PHILIP BEARD IS a Pittsburgh native and a recovering lawyer unable to resist the compulsion to commit prose. Beard, 53, has the audacity to hang his third novel, Swing, on a Korean War veteran who is missing limbs but is full of sublime surprises, "a half man who gets to live a whole life." The book begins with this indelible character coming to the aid of an 11-year-old boy unmoored by the loss of his father.
Their unlikely friendship is formed during—and made possible by—the 1971 Pirates' long-shot march to a seven-game World Series triumph over the Orioles. Beard uses baseball to bond his characters and fix us in the cultural and historical firmament, resulting in a tight, poignant coming-of-age novel. Swing is richly rewarding even if you can't tick off all four Orioles 20-game winners from that season; even if you didn't remember that the MVP of that Fall Classic was the magnificent Roberto Clemente, who would be dead 14 months later.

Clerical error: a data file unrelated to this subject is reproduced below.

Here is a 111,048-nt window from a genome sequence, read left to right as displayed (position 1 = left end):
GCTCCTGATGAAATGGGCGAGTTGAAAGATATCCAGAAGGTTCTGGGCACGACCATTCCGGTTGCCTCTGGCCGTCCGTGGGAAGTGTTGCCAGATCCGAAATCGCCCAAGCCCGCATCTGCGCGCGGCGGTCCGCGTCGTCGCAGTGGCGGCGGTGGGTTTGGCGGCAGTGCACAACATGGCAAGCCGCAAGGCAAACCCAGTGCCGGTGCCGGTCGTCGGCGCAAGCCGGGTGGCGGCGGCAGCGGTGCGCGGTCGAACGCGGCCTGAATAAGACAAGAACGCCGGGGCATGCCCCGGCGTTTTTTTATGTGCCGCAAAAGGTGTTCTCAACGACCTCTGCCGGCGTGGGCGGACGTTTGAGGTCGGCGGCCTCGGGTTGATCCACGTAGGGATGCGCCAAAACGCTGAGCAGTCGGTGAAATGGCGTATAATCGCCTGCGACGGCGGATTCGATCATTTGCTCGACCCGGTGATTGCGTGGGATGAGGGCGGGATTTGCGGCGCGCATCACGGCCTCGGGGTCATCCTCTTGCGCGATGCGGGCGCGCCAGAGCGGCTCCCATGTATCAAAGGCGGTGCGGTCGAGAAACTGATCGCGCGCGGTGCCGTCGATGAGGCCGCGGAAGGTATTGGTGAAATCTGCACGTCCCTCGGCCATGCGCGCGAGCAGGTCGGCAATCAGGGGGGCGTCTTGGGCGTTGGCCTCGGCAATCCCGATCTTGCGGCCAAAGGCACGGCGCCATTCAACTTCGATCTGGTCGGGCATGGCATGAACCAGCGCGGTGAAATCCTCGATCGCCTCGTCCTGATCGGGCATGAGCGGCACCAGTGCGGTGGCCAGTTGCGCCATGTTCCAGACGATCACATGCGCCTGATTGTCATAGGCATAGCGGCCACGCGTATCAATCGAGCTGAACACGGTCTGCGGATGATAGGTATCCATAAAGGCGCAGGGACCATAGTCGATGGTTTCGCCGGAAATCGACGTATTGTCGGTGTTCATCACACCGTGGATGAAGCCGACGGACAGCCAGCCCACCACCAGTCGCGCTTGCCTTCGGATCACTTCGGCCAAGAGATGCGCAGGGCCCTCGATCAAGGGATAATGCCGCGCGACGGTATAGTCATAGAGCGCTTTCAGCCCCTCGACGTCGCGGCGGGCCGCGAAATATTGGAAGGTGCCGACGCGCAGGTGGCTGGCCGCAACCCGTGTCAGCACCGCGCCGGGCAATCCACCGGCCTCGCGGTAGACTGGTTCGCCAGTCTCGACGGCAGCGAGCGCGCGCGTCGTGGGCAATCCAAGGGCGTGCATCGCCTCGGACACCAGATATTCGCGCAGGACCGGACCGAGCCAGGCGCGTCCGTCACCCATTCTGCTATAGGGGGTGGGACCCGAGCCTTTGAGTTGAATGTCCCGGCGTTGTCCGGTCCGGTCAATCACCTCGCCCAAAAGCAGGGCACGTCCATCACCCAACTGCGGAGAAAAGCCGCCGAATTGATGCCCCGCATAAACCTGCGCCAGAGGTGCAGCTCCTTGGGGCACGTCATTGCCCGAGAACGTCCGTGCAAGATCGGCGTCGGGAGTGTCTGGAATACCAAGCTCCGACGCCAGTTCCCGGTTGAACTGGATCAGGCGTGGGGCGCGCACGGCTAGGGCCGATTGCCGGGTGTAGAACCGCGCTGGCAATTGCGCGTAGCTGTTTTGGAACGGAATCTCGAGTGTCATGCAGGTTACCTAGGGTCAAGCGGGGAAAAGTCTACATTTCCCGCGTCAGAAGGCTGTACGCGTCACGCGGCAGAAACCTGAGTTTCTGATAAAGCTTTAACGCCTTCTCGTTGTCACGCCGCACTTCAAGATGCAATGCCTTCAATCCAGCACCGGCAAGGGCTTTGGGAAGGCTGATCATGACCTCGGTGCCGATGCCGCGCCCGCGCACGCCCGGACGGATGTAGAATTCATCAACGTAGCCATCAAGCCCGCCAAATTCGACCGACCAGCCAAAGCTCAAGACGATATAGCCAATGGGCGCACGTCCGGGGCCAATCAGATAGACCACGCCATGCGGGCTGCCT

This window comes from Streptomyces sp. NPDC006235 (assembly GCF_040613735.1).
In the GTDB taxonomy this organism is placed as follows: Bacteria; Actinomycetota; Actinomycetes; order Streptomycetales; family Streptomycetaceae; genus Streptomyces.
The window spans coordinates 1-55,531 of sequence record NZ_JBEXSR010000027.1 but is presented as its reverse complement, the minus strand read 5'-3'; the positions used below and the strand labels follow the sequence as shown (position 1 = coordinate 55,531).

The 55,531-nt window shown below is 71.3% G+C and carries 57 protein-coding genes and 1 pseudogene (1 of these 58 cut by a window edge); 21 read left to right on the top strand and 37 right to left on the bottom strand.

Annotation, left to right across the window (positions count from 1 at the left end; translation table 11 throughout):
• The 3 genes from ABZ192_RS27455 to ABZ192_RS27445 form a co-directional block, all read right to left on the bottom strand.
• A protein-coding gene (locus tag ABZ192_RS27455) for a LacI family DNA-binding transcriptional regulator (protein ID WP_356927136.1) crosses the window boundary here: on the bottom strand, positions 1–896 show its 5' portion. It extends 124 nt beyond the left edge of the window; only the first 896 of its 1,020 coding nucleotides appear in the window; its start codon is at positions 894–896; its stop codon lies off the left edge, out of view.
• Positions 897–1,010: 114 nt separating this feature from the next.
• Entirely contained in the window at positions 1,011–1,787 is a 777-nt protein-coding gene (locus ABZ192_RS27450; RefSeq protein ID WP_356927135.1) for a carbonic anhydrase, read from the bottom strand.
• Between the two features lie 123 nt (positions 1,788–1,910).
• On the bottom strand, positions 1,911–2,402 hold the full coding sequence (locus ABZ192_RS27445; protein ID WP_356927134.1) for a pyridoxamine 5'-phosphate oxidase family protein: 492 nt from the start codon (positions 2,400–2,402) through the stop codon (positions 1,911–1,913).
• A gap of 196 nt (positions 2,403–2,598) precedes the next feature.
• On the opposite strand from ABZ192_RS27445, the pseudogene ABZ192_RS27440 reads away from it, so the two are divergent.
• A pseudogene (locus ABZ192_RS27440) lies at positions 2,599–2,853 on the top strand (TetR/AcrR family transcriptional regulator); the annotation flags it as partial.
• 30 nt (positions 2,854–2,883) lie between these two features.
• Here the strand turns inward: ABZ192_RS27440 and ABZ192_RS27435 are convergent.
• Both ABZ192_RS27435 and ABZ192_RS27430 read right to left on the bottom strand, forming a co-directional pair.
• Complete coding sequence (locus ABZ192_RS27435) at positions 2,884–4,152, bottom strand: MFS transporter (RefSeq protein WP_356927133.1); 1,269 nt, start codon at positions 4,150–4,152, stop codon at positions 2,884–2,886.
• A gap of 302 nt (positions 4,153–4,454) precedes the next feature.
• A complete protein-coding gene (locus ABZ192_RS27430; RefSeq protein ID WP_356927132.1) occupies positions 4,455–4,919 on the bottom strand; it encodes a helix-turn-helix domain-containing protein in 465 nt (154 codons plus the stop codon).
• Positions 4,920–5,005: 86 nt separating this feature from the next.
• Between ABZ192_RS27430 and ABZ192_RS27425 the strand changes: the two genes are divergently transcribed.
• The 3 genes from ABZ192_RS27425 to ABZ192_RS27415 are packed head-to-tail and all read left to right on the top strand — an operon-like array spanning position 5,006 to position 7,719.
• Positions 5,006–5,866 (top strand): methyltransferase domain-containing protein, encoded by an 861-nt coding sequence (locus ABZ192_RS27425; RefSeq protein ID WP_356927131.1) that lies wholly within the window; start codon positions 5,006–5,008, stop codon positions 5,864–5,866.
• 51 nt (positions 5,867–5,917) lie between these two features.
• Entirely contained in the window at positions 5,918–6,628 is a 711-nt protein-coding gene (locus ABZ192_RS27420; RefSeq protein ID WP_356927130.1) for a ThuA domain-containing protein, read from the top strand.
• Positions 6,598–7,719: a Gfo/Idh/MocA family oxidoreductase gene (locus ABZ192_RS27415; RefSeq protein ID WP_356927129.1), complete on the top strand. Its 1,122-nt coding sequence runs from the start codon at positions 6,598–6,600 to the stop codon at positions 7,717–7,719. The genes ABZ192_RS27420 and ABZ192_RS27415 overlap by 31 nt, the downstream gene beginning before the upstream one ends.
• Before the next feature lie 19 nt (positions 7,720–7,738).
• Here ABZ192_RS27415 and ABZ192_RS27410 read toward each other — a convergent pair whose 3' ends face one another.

Beard's evocations of those Bucs are as artful, and as much of a pleasure, as his sure handle on relationships: between spouses, between siblings and between friends, including one between a boy and a flawed hero. It will stay with you long after you put this book down.